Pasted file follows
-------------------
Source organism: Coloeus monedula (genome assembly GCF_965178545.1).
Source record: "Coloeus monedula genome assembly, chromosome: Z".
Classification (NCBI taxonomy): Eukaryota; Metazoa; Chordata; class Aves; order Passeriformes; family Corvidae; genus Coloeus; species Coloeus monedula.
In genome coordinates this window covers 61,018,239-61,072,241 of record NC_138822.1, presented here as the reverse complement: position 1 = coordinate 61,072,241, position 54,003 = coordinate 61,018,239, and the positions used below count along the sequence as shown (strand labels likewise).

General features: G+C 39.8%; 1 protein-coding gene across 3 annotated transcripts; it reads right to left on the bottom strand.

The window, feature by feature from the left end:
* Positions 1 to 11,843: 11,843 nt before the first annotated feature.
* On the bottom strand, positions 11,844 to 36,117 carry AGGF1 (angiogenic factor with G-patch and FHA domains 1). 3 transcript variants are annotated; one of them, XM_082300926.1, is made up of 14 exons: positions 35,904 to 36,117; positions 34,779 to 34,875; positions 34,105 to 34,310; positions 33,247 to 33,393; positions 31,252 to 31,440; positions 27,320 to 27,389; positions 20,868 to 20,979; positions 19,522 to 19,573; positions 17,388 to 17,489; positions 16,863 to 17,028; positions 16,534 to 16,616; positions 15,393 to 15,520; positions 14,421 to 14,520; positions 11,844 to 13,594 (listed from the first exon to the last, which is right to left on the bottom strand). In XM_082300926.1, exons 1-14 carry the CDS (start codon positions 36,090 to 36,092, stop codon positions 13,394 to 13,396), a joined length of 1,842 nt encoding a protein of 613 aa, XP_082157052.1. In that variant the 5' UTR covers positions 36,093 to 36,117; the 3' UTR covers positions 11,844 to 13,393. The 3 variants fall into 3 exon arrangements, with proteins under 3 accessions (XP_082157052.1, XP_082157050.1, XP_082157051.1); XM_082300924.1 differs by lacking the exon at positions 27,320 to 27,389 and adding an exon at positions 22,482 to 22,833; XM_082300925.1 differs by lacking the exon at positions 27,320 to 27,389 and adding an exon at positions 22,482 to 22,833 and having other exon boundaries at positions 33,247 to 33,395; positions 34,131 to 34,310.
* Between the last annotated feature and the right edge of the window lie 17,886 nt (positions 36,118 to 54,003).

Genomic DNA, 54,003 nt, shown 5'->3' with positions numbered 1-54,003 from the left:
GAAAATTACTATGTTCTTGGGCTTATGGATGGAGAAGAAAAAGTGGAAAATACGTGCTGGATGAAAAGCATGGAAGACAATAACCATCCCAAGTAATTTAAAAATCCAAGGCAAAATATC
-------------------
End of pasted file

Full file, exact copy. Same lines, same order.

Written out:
Source organism: Coloeus monedula (genome assembly GCF_965178545.1).
Source record: "Coloeus monedula genome assembly, chromosome: Z".
Classification (NCBI taxonomy): Eukaryota; Metazoa; Chordata; class Aves; order Passeriformes; family Corvidae; genus Coloeus; species Coloeus monedula.
In genome coordinates this window covers 61,018,239-61,072,241 of record NC_138822.1, presented here as the reverse complement: position 1 = coordinate 61,072,241, position 54,003 = coordinate 61,018,239, and the positions used below count along the sequence as shown (strand labels likewise).

General features: G+C 39.8%; 1 protein-coding gene across 3 annotated transcripts; it reads right to left on the bottom strand.

The window, feature by feature from the left end:
* Positions 1 to 11,843: 11,843 nt before the first annotated feature.
* On the bottom strand, positions 11,844 to 36,117 carry AGGF1 (angiogenic factor with G-patch and FHA domains 1). 3 transcript variants are annotated; one of them, XM_082300926.1, is made up of 14 exons: positions 35,904 to 36,117; positions 34,779 to 34,875; positions 34,105 to 34,310; positions 33,247 to 33,393; positions 31,252 to 31,440; positions 27,320 to 27,389; positions 20,868 to 20,979; positions 19,522 to 19,573; positions 17,388 to 17,489; positions 16,863 to 17,028; positions 16,534 to 16,616; positions 15,393 to 15,520; positions 14,421 to 14,520; positions 11,844 to 13,594 (listed from the first exon to the last, which is right to left on the bottom strand). In XM_082300926.1, exons 1-14 carry the CDS (start codon positions 36,090 to 36,092, stop codon positions 13,394 to 13,396), a joined length of 1,842 nt encoding a protein of 613 aa, XP_082157052.1. In that variant the 5' UTR covers positions 36,093 to 36,117; the 3' UTR covers positions 11,844 to 13,393. The 3 variants fall into 3 exon arrangements, with proteins under 3 accessions (XP_082157052.1, XP_082157050.1, XP_082157051.1); XM_082300924.1 differs by lacking the exon at positions 27,320 to 27,389 and adding an exon at positions 22,482 to 22,833; XM_082300925.1 differs by lacking the exon at positions 27,320 to 27,389 and adding an exon at positions 22,482 to 22,833 and having other exon boundaries at positions 33,247 to 33,395; positions 34,131 to 34,310.
* Between the last annotated feature and the right edge of the window lie 17,886 nt (positions 36,118 to 54,003).

Genomic DNA, 54,003 nt, shown 5'->3' with positions numbered 1-54,003 from the left:
GAAAATTACTATGTTCTTGGGCTTATGGATGGAGAAGAAAAAGTGGAAAATACGTGCTGGATGAAAAGCATGGAAGACAATAACCATCCCAAGTAATTTAAAAATCCAAGGCAAAATATC